Welcome back to Style Dossier, Gabrielle Royal’s column that profiles stylish queers across the country. This edition, Gabrielle is featuring Sienna, a London-based queer style blogger. Sienna was born and bred in Norway, but moved to England to study Psychology in 2015. She has now graduated with flying colours and living the dream life in London with her girlfriend, Aquira. Last year, Sienna began a journey towards a more sustainable lifestyle and found a passion in that. She launched her blog this summer, on which she share outfits, sustainability stuff and lifestyle updates! Throughout her online platforms, queer visibility is central, too. (Feature photo by Erika Gabalyte @erikosphotography. All other photos by Aquira Bailey-Browne @aquariab)
Gabby: Why is queer visibility in travel and fashion important? How do your platforms help create space for members of our community? How do they challenge mainstream travel and fashion platforms?
Sienna: Queer visibility is always important, as it increases tolerance and safety for the queer community. When it comes to travelling, safety is particularly important. I have been backpacking in South America in the past and never had to worry about anything else than being female in risky areas. My heart sunk when my girlfriend and I realised that as a female same-sex and interracial couple, we have a ton of extra things to consider when planning our travels. We do not want our relationship to limit us, but we have to put our physical and mental well-being and safety first. Travelling to destinations where racism, homophobia and macho-culture is allowed to flourish must be carefully considered and planned. I hope my platform will help enlighten other female, queer and POC travelers about the challenges we face, but also show that it is possible to see the world! When we go travelling I would also love to meet queer locals and tell their stories to spread awareness about their situation, whether it is good or bad.
I also believe queer visibility in fashion is important. Queer fashion can blur stereotypical gender norms. Fewer limitations mean more potential that we can use to express ourselves and create unique styles. I want other queer and non-queer people to feel confident in themselves, but it is particularly important to me to show that queer can look however you want it to look. I am quite “typically feminine” myself and that’s just as okay as all other gender expressions.
In sum, I hope my platforms are positive contributions to the LGBTQIA+ community, that, together with all the other amazing individuals and couples who are visible in social media, show that being queer can mean a million different things, that we don’t have to adhere to expectations associated with labels, and that healthy, authentic love comes in a lot of different variations.
Gabby: How much of your personal style is influenced by your identity?
Sienna: My style and my identity is sometimes one and the same. My style is the shell I put on and what I want the world to see, as well as what I feel is comfortable and in line with who I am. In regard to sexuality, I do not feel like my orientation influences my style much at all. The only thing would be that I am very inspired by androgynous people and styles. I feel my style is feminine, but I am not afraid to experiment. Feminine to me can mean so much and is not at all about the traditional associations to for example dresses and skirts. In fact, I find suits very feminine. In a way, I guess that’s one way of knowing that we are redefining femininity!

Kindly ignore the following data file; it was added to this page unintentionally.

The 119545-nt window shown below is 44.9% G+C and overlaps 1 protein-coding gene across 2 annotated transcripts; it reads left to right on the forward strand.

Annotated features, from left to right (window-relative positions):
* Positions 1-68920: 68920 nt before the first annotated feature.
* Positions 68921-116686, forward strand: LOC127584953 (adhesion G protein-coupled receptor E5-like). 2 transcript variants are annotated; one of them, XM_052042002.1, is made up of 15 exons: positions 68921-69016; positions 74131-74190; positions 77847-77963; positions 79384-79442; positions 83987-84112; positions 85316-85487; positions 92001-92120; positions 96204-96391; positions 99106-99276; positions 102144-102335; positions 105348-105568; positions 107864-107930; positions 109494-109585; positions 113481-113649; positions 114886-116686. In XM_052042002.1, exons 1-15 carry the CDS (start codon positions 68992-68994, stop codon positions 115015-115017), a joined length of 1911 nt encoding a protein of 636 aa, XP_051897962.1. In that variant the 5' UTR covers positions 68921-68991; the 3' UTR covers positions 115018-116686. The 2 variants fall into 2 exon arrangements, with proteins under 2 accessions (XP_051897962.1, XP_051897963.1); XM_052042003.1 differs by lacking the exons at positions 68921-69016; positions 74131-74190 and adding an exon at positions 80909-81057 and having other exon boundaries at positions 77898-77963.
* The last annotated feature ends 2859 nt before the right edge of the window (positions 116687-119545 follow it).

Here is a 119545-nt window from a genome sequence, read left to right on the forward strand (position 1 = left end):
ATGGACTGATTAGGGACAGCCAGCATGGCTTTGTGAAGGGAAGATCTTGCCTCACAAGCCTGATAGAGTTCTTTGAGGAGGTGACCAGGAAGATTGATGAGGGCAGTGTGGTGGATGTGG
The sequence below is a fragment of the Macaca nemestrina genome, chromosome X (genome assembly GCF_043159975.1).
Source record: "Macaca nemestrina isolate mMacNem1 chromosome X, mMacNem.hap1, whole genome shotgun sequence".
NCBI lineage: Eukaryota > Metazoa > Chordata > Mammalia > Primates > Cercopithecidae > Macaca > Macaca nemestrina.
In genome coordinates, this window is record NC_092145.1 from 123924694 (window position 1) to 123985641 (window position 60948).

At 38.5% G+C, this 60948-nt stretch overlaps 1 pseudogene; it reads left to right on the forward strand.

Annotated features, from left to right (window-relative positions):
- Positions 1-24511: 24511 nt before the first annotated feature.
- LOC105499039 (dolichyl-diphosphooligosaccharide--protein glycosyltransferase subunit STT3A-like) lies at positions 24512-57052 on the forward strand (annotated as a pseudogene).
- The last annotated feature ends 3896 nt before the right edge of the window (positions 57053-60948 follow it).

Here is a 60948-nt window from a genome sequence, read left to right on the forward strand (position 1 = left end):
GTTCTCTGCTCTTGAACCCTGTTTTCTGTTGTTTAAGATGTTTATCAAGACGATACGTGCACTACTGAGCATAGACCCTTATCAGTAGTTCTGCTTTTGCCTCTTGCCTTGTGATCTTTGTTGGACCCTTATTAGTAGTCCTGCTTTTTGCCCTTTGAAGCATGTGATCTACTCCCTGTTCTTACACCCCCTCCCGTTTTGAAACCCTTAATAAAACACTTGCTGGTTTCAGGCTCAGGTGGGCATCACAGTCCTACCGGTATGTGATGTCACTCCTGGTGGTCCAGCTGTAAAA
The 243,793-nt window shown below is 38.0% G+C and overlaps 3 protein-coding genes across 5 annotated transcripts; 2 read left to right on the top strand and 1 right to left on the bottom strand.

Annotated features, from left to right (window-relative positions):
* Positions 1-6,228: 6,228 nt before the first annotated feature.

Gabby: Who is your biggest fashion icon and why?
Sienna: My biggest fashion icon is not a who, but a what. It’s London. I can be so uninspired, but stepping out on a busy street gives me a lot of energy and inspiration. I get inspiration from everywhere – classic fashion enthusiast answer. It’s true though. People I see inspire me, celebrities and influencers inspire me, cool architecture and locations, music, art, photography, high fashion collections, moods, life, nature, and so on!
Gabby: Tell us about your biggest fashion and/or shopping fail!
Sienna: Last year, I started educating myself about the fashion industry. Before that, I bought stuff from the high street and cheap online stores. That was my biggest fashion fail. Today, I aim to only buy sustainable clothing made from quality materials by responsible brands. Second-hand shopping is a favourite! I want to truly appreciate each piece in my wardrobe. I’m still working on that.
Gabby: What advice would you give our readership? What advice can you offer to people who fit outside of society’s understanding of traditionally masculine and feminine styles?
Sienna: Just believe in yourself, follow your dreams and spend as much time as you can on the things you are passionate about. I believe success will follow. The most important thing is that you are happy and comfortable, whether we’re talking about travel, fashion or anything else. If you feel outside of (or between) traditionally masculine and feminine styles, you may be contributing to a less binary perception of gender, which I think we can all benefit from.
Gabby: Tell us something unique about you!
Sienna: I struggled here, so Aquira helped me: I’m Norwegian and I can’t ski!
Gabby: What can we expect next from you?
Sienna: Aquira and I want to get more personal on social media. We want to do more YouTube videos and make some cool collaborations happen. We’re also planning our travels, so hopefully there will be some travel content in 2019! I have so many ideas, dreams, and projects – there’s always something exciting around the corner.
Gabby: Where can our readers find more of your style and adventures?